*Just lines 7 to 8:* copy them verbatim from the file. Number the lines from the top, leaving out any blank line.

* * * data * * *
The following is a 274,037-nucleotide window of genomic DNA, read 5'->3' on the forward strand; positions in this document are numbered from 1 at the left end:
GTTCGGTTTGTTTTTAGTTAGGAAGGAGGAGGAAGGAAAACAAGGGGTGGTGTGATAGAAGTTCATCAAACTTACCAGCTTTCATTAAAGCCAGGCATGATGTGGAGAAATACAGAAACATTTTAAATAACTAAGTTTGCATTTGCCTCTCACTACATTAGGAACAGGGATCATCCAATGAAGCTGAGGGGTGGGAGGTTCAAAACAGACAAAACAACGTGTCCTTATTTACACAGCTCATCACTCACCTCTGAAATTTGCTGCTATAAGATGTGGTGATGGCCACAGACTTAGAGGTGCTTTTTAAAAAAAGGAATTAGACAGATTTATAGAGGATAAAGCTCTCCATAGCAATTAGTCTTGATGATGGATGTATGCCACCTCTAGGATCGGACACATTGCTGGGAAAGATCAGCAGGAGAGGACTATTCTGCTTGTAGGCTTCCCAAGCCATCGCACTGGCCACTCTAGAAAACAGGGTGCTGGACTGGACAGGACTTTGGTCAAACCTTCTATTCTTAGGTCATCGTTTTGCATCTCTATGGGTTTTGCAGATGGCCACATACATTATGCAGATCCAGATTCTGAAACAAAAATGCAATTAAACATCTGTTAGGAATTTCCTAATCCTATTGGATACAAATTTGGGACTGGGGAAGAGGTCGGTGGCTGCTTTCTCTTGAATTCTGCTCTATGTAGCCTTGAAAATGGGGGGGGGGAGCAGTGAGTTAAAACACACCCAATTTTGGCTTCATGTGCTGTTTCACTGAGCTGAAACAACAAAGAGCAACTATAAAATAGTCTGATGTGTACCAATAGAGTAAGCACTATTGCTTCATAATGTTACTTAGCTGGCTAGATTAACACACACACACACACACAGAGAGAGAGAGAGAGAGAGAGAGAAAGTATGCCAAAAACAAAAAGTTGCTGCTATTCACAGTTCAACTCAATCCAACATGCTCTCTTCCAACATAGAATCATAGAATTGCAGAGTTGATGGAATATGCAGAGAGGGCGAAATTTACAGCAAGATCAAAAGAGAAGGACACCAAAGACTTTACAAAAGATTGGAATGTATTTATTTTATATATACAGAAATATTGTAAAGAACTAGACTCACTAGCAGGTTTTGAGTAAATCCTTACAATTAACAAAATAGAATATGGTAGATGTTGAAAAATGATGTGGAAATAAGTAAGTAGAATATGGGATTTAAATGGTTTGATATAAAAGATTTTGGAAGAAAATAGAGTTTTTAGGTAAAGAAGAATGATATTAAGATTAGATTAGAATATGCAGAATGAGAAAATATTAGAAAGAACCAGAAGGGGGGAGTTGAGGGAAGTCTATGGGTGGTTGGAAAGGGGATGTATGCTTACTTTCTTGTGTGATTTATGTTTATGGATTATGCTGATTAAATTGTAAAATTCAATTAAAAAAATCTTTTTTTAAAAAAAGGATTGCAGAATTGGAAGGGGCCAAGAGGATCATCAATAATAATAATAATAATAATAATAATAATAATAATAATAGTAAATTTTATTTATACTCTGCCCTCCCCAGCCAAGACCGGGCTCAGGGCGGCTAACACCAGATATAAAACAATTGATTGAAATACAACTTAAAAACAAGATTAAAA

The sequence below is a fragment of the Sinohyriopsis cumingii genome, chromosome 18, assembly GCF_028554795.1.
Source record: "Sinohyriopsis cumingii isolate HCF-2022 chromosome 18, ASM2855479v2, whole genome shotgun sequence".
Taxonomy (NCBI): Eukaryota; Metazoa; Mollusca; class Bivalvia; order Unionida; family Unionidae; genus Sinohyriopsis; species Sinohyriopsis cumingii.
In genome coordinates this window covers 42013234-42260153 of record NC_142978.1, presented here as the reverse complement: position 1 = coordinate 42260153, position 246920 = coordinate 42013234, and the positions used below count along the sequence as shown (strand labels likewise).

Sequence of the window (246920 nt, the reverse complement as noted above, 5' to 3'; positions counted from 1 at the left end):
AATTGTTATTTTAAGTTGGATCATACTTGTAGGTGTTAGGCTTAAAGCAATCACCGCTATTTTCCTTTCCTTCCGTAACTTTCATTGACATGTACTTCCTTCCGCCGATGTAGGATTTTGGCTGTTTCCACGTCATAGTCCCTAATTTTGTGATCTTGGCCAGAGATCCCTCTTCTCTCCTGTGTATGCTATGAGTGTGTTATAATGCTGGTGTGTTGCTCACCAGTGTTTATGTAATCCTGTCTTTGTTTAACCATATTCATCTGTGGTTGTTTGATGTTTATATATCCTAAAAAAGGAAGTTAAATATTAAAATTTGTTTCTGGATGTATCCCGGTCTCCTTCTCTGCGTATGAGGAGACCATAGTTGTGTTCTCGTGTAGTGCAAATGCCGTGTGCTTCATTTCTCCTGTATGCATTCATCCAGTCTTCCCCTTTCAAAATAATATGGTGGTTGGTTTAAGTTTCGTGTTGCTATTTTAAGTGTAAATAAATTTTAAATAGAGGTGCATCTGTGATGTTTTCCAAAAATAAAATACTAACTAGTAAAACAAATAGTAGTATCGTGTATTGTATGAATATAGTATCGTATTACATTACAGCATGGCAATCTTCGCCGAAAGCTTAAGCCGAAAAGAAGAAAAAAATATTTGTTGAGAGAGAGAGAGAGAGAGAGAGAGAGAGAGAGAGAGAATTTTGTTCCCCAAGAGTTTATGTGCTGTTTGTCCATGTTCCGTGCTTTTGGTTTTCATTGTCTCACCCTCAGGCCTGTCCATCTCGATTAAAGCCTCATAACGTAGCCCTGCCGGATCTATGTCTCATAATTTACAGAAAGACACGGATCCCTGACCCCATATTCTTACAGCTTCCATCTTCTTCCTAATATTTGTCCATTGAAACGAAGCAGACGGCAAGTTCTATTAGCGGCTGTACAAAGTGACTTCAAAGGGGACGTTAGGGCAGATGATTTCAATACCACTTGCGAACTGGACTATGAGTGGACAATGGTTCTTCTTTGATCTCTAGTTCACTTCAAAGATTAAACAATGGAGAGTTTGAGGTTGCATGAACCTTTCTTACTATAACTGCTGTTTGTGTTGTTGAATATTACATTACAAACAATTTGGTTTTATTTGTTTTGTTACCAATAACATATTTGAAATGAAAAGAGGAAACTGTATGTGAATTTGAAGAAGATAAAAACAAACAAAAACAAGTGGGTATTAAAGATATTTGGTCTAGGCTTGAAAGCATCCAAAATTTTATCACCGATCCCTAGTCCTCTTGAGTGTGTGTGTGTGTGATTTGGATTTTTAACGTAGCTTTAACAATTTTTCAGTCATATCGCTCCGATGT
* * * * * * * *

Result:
Sequence of the window (246920 nt, the reverse complement as noted above, 5' to 3'; positions counted from 1 at the left end):
AATTGTTATTTTAAGTTGGATCATACTTGTAGGTGTTAGGCTTAAAGCAATCACCGCTATTTTCCTTTCCTTCCGTAACTTTCATTGACATGTACTTCCTTCCGCCGATGTAGGATTTTGGCTGTTTCCACGTCATAGTCCCTAATTTTGTGATCTTGGCCAGAGATCCCTCTTCTCTCCTGTGTATGCTATGAGTGTGTTATAATGCTGGTGTGTTGCTCACCAGTGTTTATGTAATCCTGTCTTTGTTTAACCATATTCATCTGTGGTTGTTTGATGTTTATATATCCTAAAAAAGGAAGTTAAATATTAAAATTTGTTTCTGGATGTATCCCGGTCTCCTTCTCTGCGTATGAGGAGACCATAGTTGTGTTCTCGTGTAGTGCAAATGCCGTGTGCTTCATTTCTCCTGTATGCATTCATCCAGTCTTCCCCTTTCAAAATAATATGGTGGTTGGTTTAAGTTTCGTGTTGCTATTTTAAGTGTAAATAAATTTTAAATAGAGGTGCATCTGTGATGTTTTCCAAAAATAAAATACTAACTAGTAAAACAAATAGTAGTATCGTGTATTGTATGAATATAGTATCGTATTACATTACAGCATGGCAATCTTCGCCGAAAGCTTAAGCCGAAAAGAAGAAAAAAATATTTGTTGAGAGAGAGAGAGAGAGAGAGAGAGAGAGAGAGAGAGAATTTTGTTCCCCAAGAGTTTATGTGCTGTTTGTCCATGTTCCGTGCTTTTGGTTTTCATTGTCTCACCCTCAGGCCTGTCCATCTCGATTAAAGCCTCATAACGTAGCCCTGCCGGATCTATGTCTCATAATTTACAGAAAGACACGGATCCCTGACCCCATATTCTTACAGCTTCCATCTTCTTCCTAATATTTGTCCATTGAAACGAAGCAGACGGCAAGTTCTATTAGCGGCTGTACAAAGTGACTTCAAAGGGGACGTTAGGGCAGATGATTTCAATACCACTTGCGAACTGGACTATGAGTGGACAATGGTTCTTCTTTGATCTCTAGTTCACTTCAAAGATTAAACAATGGAGAGTTTGAGGTTGCATGAACCTTTCTTACTATAACTGCTGTTTGTGTTGTTGAATATTACATTACAAACAATTTGGTTTTATTTGTTTTGTTACCAATAACATATTTGAAATGAAAAGAGGAAACTGTATGTGAATTTGAAGAAGATAAAAACAAACAAAAACAAGTGGGTATTAAAGATATTTGGTCTAGGCTTGAAAGCATCCAAAATTTTATCACCGATCCCTAGTCCTCTTGAGTGTGTGTGTGTGTGATTTGGATTTTTAACGTAGCTTTAACAATTTTTCAGTCATATCGCTCCGATGT